Good bloggy conversation, everyone!

  10. Sorry I’m a little late to the party! 🙂

    Lorraine, I must confess that my prayer life is more spontaneous than it is planned out. Aside from bedtime prayers and saying grace, I pray on an as-needed basis. If I hear a siren or see emergency personnel on the road, I either bless them or pray for them and their patients, depending on the situation. When the kids are in bed and the house has quieted down I bless my kiddos and offer up thanks for the moment of peace. If my kids are driving me up a wall, I’m praying for patience (this one happens quite frequently!). My husband works a grueling 12-hour graveyard shift with an hour-long commute, so naturally I pray for his safekeeping as well as the safety of the people he carpools with.

    Every chance I get, I say something to God. Probably still not as often as I should, but I try. Even if it’s just a quick little prayer of thanksgiving, or a silent prayer of blessing upon someone as they go about their day. It helps reinforce my relationship with the Sovereign Father, and reminds me that He is listening. It also reminds me that the battle is still going on, even if I may be far from the front lines.

  11. Daniel, Ruth and Denita ;

    Thanks so much for sharing! It sounds like we are all in a similar place in that the spontaneous, pray-as-you-go/do conversation with the Lord is quite normal – what a wonderful fabric for our days with Him! Now, we are praying to add more substantial, just-prayer times to our daily routines. As I posted in Daniel’s most recent post on discipline, I am believing 2Peter1:2-3, that I have already been given all I need for life and godliness (I’m thinking obedience to the call to prayer is part of that), through my knowledge of Christ.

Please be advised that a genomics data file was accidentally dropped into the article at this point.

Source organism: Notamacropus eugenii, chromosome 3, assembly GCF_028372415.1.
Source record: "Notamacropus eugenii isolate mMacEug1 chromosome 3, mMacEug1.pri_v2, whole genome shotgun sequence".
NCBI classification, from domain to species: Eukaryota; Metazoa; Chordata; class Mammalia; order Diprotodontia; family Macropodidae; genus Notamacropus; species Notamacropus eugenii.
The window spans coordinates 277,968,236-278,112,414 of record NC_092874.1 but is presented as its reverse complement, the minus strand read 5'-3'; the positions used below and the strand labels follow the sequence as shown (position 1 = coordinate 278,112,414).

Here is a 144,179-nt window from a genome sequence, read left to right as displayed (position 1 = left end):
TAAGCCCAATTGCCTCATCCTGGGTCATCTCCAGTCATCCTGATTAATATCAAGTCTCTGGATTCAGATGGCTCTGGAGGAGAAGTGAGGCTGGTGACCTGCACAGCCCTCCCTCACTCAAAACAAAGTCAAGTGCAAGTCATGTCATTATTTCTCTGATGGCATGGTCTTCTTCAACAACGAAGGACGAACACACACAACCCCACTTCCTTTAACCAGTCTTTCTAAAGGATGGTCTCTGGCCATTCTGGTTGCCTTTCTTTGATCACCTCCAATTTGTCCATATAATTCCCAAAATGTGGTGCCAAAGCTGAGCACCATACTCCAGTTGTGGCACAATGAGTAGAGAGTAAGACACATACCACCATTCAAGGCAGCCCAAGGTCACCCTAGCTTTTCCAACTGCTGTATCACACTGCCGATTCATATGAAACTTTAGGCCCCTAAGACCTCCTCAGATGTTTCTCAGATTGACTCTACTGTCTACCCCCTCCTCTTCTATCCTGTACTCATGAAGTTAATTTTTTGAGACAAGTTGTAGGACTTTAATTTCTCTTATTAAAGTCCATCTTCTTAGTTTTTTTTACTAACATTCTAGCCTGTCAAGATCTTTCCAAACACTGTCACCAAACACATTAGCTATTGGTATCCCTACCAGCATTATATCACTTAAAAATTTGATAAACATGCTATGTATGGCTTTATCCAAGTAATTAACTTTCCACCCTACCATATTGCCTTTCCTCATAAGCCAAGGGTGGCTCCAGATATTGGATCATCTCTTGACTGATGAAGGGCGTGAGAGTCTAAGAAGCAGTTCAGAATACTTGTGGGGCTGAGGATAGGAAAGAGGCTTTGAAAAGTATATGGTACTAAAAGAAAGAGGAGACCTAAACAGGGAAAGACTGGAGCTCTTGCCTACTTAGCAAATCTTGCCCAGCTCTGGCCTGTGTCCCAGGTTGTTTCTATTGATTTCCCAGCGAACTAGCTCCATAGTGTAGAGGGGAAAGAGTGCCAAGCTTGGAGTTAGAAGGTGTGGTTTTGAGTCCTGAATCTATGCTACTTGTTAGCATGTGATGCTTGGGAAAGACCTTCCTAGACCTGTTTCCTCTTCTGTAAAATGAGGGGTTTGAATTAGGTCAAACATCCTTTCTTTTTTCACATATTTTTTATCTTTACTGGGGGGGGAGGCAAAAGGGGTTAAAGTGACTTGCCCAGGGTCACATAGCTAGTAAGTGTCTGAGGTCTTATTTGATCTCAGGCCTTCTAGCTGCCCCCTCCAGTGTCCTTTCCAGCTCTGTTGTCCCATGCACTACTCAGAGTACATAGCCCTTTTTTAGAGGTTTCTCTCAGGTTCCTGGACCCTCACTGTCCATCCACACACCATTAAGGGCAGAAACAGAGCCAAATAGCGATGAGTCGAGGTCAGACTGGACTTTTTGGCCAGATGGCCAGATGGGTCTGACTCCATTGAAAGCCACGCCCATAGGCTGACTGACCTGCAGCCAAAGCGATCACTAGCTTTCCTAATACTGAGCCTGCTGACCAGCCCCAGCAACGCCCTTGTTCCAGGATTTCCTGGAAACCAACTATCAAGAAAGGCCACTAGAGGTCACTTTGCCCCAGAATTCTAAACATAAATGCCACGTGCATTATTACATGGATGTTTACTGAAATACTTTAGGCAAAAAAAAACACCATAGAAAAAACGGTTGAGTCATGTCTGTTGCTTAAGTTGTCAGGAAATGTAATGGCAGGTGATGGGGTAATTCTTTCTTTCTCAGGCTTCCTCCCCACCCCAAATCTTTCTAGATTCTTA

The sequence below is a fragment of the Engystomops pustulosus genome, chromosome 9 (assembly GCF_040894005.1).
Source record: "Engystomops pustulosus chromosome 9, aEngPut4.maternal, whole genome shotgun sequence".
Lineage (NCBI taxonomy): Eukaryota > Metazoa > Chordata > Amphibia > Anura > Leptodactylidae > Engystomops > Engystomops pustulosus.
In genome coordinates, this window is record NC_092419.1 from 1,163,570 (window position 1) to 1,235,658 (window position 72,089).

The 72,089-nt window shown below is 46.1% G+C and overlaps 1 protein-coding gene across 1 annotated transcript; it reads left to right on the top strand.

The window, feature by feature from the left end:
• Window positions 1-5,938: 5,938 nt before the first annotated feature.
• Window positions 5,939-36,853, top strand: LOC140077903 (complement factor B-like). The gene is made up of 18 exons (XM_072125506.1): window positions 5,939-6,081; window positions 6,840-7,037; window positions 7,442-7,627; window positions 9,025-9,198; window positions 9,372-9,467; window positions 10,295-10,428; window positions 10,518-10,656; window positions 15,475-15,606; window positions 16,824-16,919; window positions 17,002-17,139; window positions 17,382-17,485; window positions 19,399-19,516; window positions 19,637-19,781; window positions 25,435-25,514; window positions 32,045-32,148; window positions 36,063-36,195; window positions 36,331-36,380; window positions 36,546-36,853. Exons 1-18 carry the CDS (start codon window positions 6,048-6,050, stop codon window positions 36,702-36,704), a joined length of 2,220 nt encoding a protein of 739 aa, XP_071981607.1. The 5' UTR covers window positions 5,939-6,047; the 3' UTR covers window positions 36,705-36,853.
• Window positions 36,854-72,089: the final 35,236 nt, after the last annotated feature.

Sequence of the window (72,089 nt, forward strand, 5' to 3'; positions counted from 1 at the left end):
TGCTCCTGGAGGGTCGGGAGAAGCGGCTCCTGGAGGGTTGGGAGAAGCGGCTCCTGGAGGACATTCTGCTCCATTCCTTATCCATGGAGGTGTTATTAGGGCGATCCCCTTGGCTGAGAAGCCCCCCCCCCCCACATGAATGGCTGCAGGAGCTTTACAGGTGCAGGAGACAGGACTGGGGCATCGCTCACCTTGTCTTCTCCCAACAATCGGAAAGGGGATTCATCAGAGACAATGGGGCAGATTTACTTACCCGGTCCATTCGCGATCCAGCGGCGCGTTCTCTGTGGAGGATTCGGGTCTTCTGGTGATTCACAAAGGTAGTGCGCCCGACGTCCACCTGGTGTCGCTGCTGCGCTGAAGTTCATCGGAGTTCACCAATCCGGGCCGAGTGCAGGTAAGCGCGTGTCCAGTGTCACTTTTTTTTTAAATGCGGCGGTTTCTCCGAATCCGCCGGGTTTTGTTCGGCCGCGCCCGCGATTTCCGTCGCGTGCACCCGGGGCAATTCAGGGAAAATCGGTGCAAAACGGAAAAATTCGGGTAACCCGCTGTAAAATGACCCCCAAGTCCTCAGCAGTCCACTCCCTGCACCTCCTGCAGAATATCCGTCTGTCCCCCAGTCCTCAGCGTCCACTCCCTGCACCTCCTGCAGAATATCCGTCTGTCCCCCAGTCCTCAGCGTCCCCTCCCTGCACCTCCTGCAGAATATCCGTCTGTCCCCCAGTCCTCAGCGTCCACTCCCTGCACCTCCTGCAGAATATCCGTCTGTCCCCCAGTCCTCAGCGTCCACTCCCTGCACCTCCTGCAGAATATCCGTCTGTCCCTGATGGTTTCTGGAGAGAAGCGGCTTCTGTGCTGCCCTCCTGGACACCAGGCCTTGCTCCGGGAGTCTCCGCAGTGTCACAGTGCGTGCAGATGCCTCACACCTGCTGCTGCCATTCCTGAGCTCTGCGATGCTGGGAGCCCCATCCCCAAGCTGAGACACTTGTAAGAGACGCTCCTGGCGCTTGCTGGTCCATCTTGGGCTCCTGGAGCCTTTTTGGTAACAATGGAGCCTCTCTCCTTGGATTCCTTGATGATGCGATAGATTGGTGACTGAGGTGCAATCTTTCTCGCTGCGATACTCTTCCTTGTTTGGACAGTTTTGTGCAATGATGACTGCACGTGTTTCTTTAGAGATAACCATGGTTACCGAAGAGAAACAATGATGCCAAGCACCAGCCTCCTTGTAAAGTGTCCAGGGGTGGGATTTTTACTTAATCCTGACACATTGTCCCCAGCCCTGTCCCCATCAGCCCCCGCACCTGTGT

Thanks so much for sharing, and I will pray for you all today too.

  12. Guilt…guilt…guilt!

    Good intentions – good starts – dreadful failures.

    Reminds me of Gethsemane.

    Daniel, I get up in the morning around 6:30 – go to my ‘puter and catch up on overnight emails – spend about an hour doing so.

    Pray God – give me the discipline to start with a minimum of 20 minutes each morning in prayer.

  13. Well, I am a prayer warrior and if anyone on here understands what that means, you know that the Holy Spirit will wake you up or tell you to pray at sporadic times. But, I have sort of a personal quota that I try to meet when praying and that is at least 30 minutes of undisturbed prayer to our heavenly father. God has also led me in dreams to wake up early before the sun has set to seek his face, worship, praise and communion with him. This time doesn’t include continual or fervent fiery prayer but just simply communioning with him in a more relaxed way.

    But as Christians, we need to take the time to have some undisturbed type of prayer because the earnest and effectual prayer life of righteous people move the hand of God. Sometimes, I pray for more than 30 minutes because it is essentially, talking to my heavenly father. And one thing I notice that helps when I may not physically feel like praying in my natural tongue is to pray in tongues. It’s like the Holy Spirit gets me amped up and I find myself sometime later praying to our heavenly father in my natural tongue.

  14. Daniel, Thanks for your excellent post. I have been on a dire search for a way to pray our way to victory and peace in Cote d’Ivoire where we are suffering a political crisis. Your truths and reminders concerning the context of prayer (that it is a privilege) have reignited the urgency of getting back in contact with the Holy Spirit who consoles and communicates our needs to the Father. Sometimes I forget these things that Jesus told us and keeps reminding… Again, thanks

Leave a Reply